Marlborough and Kneller: Home
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Painting and "Protest" in the Age of Queen Anne
by Douglas Stewart
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14 The inventory is
Huntington Library MS. ST 83, in which the
picture is described as "Duke of Chandos' Family piece by Sir
15 See the plan in Collins Baker, facing p. 144. The room measured
22 feet 2 inches in width, was 26 feet deep and had a ceiling of 15
feet 6 inches. It was situated at the right-hand corner of the
building on the ground floor, behind the two front bays. Since the
corner walls were pierced by windows and the back wall had a
fireplace, the most likely site for the picture would have been
the long inner side wall.
16 See Collins Baker, p. 148. In his early years, and after
Kneller's death, Chandos sat to less fashionable portrait painters
such as Hawker, Michael Dahl and Jonathan Richardson (see Collins
Baker, passim). Dahl's full-length portrait in robes
that was in the Stowe sale, 1921 (Collins Baker, frontispiece)
appears to be the one now at Sam Lord's Castle, Barbados. I am
indebted to my uncle, Dr. J. D. Stewart, for this reference
am very grateful to Lord Spencer for permission to publish the
picture here. It formerly belonged to the Earls of Chichester.
According to the 1725 inventory, it hung in the Library and was
valued at £ 80 (see Collins Baker, p. 167). This is considerably
above the 60 guineas that Kneller normally charged for a full-length
portrait in his later days, but the figure may include frame. Also,
the attention paid to the background figures may have raised the
18 Huntington Library , ST 57. xvi, pp. 435-36.
19 Huntington Library, ST 57, xvii, p. 52. Collins Baker, p. 167,
cited the latter part of this letter, but did not connect it with
the Althorp portrait.
20 Winston S. Churchill, Marlborough, His Life and Times, vol.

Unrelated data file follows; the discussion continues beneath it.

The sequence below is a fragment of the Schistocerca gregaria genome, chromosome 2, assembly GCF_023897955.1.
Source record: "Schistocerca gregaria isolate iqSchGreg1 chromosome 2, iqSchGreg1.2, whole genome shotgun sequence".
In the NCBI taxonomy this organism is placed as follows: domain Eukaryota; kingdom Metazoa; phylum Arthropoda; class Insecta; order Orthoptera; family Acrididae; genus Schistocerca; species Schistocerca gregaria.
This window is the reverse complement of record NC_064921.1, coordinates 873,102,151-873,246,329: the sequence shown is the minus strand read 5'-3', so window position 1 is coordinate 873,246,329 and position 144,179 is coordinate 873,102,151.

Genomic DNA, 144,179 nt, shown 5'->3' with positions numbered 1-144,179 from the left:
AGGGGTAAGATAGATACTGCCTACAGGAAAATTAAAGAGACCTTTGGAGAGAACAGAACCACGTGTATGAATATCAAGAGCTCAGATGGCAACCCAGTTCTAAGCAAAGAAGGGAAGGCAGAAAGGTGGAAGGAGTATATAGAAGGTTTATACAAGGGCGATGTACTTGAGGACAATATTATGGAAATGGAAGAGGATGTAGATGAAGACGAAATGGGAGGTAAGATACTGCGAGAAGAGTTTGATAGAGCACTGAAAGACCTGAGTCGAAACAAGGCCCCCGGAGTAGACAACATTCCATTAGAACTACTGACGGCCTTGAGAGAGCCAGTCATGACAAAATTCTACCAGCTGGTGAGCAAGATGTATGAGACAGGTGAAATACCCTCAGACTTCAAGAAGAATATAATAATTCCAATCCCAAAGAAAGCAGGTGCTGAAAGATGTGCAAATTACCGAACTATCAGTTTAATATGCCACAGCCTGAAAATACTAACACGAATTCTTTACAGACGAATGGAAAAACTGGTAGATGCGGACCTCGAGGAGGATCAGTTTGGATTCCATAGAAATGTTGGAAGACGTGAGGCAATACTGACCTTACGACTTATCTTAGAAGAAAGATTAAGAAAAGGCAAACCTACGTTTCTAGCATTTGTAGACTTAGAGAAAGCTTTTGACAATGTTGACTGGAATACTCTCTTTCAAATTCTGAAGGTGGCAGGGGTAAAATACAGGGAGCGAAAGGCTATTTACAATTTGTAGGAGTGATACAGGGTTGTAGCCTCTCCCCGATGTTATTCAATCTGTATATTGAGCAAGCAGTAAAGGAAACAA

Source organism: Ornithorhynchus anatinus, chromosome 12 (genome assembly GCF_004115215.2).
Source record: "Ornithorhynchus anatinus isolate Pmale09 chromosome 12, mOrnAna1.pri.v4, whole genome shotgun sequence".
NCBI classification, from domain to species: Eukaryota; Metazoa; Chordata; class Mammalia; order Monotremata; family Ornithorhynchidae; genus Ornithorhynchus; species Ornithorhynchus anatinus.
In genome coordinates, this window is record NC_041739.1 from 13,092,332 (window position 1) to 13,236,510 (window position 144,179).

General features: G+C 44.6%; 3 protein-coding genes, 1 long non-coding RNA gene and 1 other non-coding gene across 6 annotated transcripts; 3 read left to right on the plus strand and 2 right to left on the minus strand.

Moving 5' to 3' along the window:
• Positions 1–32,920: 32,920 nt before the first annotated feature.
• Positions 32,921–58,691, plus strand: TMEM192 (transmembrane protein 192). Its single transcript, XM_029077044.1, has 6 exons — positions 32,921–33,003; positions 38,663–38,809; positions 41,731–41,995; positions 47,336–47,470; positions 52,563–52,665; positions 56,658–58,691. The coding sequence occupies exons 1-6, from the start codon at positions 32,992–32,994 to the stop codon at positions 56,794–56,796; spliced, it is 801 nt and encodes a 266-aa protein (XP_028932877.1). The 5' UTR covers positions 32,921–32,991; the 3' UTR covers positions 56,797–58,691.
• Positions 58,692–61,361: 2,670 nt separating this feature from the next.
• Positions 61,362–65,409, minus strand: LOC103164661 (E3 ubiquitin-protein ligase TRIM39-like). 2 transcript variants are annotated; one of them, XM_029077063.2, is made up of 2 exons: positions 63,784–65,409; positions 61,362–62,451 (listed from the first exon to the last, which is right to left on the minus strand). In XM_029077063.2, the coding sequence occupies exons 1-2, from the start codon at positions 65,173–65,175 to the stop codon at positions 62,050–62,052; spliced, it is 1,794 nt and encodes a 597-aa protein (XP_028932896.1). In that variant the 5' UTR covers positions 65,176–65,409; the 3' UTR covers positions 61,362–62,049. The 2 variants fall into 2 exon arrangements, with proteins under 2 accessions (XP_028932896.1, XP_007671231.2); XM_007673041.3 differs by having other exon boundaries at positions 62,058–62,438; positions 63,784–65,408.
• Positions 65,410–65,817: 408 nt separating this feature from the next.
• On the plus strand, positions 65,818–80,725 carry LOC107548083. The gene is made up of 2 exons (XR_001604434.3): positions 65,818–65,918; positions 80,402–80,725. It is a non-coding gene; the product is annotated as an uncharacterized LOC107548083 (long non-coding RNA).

4 (London: Harrap, 1938), p. 510.
21 In the Blenheim archives. See David Green, Blenheim Palace (London:
Country Life, 1951), pp. 298-99. The picture was in the
Marlborough Exhibition, Chesterfield House, London, 1934, no.426
22 G. Vertue, op. cit., vol. V, Walpole Society, vol. 26
(Oxford, 1938) p. 88. It appeared in the Mead sale, March 1754, 2nd
day, lot 15. Dr. Mead was named as a pall-bearer in Kneller's will.
(Somerset House, Prerogative Court of Canterbury, Richmond, f.266)
23 See Letters and the Second Diary of Samuel Pepys, ed. and
with introd. by R. G. Howarth (London, Toronto: Dent, and New York:
Dutton, 1932), p. 213.
24 Kneller held other official posts, including those of Gentleman
of the Privy Chamber and Deputy Lord Lieutenant for Middlesex. He
was also a Justice of the Peace.
In spite of his Whig politics, Kneller evidently could not swallow
the Whig propaganda about the birth of James II's son (The Old
Pretender). At a college dinner at Oxford, he challenged Dr. Wallis'
s questioning of the legitimacy of the Prince of Wales, saying that
"he did not in ye" least doubt but that he was the son of
K. James and Q. Mary". See Remarks and Collections of Thomas
Reame, vol. I: 4 July 1705-19 March 1707, ed. by
C. E. Dobie, Oxford Historical Society Publications, vol. II
(Oxford: Clarendon Press, 1885), p. 83.
25. Quoted in J. B. Wolf-Louis XIV (New York: Norton, 1968), p.
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